Alzheimer’s Disease is the most common form of dementia, which is a general term for the loss of memory and other cognitive abilities which can affect a person’s everyday life. You may find that communicating with your parents who have Alzheimer’s disease can be challenging. Nevertheless, it is important to keep trying to establish that communication in order to understand them and be understood. When communicating with Alzheimer’s patients, there are some things you need to take note of in order to achieve successful communication. Here are 7 tips that you may find useful.
Curb Potential Distractions
Look for a comfortable and quiet spot to talk to them. Ensure that any music or TV is turned off to achieve an atmosphere of peace and quiet. If you are in a noisy place such as a store or café, try to find a seat or area that is further away from all the noise before talking to them. For someone with Alzheimer’s, these distractions can be overwhelming.
Use Your Name
Instead of identifying yourself and others by relationships such as ‘mother’ or ‘son’, identify yourself by name. For example, say “Hello, it’s me, Tom.” This is better than saying, “Hello dad, it’s your son here, Tom.” This is because the elderly with dementia are usually more ‘present’ in an earlier time of their life, and during that time, they may not have had you as their child yet. Therefore, they are unable to associate you with your relationship with them, and identifying by name is more effective than trying to bring them to the present.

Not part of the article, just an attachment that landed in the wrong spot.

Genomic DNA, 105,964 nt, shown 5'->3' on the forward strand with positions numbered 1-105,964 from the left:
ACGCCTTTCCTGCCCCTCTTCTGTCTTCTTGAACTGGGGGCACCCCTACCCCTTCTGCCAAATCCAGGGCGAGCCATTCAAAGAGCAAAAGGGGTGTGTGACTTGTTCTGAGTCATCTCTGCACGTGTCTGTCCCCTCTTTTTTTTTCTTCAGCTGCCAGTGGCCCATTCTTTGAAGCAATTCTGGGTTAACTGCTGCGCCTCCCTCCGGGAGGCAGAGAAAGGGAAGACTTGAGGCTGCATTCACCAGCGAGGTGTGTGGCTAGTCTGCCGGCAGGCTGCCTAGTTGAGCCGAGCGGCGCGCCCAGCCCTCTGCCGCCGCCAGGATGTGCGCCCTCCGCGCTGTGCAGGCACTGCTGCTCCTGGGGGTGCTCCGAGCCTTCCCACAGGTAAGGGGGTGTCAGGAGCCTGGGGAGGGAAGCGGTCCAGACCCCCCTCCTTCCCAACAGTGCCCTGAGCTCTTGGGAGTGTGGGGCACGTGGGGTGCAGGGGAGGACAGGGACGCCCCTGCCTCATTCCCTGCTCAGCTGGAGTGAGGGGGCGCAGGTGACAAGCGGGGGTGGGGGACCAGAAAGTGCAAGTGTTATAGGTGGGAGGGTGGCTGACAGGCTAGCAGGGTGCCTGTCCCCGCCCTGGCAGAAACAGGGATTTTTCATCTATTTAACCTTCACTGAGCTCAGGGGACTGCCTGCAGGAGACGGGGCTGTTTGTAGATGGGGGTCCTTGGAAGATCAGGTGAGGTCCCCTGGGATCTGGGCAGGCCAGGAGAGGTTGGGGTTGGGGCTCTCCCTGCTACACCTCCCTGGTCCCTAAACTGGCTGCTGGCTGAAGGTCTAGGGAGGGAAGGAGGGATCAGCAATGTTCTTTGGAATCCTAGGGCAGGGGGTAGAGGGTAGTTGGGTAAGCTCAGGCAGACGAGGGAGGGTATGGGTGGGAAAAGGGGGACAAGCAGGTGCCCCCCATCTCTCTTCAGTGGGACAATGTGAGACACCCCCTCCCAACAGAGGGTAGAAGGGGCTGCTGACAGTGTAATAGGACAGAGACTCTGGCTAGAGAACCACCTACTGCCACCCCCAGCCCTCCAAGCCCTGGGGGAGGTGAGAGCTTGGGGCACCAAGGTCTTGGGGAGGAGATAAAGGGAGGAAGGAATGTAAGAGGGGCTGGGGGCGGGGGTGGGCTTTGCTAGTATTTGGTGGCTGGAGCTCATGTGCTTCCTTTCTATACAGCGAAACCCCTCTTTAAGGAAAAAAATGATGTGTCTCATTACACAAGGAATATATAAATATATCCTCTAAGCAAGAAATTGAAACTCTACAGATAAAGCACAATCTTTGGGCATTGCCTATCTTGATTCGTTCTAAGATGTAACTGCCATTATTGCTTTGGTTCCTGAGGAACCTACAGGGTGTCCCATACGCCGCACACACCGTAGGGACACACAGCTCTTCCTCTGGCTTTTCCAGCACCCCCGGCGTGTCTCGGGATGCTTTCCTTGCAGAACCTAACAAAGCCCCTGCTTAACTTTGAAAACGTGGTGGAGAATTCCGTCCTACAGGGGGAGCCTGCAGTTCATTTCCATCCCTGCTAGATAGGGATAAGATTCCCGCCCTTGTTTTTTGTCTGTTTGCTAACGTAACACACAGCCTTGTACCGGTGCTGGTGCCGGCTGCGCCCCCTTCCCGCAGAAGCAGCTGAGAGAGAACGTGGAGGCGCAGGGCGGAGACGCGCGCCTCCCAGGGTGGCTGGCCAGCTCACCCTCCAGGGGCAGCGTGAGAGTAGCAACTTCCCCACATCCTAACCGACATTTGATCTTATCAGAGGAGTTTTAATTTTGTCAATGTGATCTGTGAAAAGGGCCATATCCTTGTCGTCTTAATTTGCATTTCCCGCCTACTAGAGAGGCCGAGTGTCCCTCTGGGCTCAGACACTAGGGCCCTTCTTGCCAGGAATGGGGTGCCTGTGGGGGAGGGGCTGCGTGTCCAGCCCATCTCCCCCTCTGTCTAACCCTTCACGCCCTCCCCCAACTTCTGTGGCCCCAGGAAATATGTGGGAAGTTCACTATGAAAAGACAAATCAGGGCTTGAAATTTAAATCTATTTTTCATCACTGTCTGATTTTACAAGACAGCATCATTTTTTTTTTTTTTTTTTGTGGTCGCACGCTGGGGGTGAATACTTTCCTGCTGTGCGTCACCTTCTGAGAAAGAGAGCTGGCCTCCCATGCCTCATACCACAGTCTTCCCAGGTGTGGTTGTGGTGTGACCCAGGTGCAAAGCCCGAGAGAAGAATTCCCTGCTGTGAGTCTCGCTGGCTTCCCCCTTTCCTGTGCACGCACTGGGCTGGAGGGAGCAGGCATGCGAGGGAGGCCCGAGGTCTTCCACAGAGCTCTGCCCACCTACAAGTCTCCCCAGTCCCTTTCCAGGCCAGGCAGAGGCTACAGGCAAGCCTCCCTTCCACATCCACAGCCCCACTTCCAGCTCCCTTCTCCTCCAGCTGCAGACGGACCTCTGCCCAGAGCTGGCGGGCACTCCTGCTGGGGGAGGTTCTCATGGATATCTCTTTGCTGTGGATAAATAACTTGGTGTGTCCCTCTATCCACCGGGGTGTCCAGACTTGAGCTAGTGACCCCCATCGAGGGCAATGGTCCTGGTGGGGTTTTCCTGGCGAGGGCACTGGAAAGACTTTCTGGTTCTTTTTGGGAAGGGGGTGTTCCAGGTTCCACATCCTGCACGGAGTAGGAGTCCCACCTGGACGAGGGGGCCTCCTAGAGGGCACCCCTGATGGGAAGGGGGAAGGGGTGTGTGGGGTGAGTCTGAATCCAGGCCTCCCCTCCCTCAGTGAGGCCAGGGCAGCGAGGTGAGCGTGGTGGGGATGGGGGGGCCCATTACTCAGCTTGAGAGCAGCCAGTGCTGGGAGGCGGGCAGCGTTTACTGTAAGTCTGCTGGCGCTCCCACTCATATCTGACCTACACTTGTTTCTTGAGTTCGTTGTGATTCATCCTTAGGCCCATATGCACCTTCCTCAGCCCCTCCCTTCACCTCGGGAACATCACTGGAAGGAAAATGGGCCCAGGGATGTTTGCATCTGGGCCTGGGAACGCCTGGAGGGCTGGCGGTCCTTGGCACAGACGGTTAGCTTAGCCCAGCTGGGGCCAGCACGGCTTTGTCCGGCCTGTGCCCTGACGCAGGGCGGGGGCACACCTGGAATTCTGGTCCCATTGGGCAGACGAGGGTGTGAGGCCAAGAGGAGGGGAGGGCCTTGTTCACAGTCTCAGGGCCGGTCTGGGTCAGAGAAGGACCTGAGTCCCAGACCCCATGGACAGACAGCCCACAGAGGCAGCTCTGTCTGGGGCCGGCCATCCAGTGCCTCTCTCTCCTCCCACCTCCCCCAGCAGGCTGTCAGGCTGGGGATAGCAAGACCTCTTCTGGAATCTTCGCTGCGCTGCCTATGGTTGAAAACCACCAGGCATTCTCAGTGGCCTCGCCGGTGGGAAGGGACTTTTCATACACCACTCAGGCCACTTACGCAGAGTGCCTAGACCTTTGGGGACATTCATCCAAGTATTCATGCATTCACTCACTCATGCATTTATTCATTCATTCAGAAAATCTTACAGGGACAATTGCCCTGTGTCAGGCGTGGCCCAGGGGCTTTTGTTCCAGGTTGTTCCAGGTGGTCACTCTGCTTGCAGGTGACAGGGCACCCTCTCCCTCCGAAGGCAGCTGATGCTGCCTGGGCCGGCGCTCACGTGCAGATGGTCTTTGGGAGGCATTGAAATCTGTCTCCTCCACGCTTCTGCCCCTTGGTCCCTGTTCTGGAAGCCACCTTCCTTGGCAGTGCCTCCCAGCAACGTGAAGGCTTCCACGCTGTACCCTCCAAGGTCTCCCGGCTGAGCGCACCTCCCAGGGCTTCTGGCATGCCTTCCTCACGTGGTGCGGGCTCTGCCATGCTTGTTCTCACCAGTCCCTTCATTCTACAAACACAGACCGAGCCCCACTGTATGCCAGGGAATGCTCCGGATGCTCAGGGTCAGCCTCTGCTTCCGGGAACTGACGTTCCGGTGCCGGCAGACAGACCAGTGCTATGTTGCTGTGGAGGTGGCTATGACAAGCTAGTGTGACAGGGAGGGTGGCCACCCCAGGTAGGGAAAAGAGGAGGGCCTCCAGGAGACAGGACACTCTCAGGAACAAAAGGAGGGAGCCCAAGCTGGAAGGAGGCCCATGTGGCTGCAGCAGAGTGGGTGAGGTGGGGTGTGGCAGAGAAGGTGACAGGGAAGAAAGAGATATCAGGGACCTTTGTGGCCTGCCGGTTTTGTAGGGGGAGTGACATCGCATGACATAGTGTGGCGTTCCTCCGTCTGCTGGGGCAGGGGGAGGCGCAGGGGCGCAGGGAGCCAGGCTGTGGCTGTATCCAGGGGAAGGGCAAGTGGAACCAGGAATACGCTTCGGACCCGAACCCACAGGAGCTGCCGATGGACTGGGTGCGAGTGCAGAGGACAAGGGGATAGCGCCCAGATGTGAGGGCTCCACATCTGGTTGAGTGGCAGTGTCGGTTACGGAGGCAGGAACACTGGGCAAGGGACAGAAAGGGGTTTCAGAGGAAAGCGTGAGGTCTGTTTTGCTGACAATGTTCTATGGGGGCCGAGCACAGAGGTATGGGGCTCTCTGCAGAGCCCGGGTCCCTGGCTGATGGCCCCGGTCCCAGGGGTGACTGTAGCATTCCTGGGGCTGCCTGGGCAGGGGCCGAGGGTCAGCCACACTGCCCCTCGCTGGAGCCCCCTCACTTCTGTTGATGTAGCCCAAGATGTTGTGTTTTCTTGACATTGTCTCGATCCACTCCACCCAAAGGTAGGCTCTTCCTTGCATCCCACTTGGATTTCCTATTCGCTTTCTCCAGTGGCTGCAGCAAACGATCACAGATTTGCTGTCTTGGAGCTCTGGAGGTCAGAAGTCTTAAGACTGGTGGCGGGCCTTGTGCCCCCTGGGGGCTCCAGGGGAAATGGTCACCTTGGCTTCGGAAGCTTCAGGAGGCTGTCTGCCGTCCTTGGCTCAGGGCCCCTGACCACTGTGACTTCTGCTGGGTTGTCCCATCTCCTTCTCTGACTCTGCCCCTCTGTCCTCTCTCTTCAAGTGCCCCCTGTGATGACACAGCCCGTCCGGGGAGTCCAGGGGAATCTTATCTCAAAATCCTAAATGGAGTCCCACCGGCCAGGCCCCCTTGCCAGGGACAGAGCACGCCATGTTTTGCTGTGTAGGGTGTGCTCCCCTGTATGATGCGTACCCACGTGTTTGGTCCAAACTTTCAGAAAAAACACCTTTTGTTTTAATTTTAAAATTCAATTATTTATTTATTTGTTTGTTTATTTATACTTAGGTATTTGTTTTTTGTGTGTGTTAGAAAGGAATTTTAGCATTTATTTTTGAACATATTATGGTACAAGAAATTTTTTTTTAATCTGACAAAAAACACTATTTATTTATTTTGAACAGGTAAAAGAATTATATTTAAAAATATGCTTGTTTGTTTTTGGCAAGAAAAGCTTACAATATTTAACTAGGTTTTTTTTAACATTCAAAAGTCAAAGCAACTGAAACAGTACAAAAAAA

It is important to speak naturally to them using simple, clear, and complete sentences. Use a calm and friendly voice while incorporating subtle body movements or gestures. For example, if you say, “Let’s go to the other room,” motion with your arm to invite them. This makes the communication clearer to them and they would be more likely to understand what you mean.
Talk About One Topic at a Time
When someone has dementia, it is difficult to mentally juggle several topics at once in a conversation. Keep your conversations with them simple and concise. Ask open-ended questions instead of giving them ‘quizzes’. If you need to ask questions, ask one question at a time and focus on specific things such as, “This is a beautiful picture. What do you think about it?” instead of “Do you remember painting this picture and where was it?”
Use Nonverbal Gestures
With advanced dementia, using nonverbal cues may give you more success in communicating with your loved ones. Some examples of nonverbal cues are smiling, holding their hand, and maintaining eye contact.
Allow them more time to process what you have said and wait for their response patiently. Even if they are struggling for a word, let them try to find the right word to say instead of jumping in, which may interrupt their thought process.
Avoid Complicated Questions
Questions like “What would you like to eat?” can be overwhelming. Instead, offer them simpler choices, preferably with visual cues. For instance, show them two types of food and ask, “Would you like to eat the spaghetti or the salad?” Doing this simplifies their choice and makes it easier for them to respond.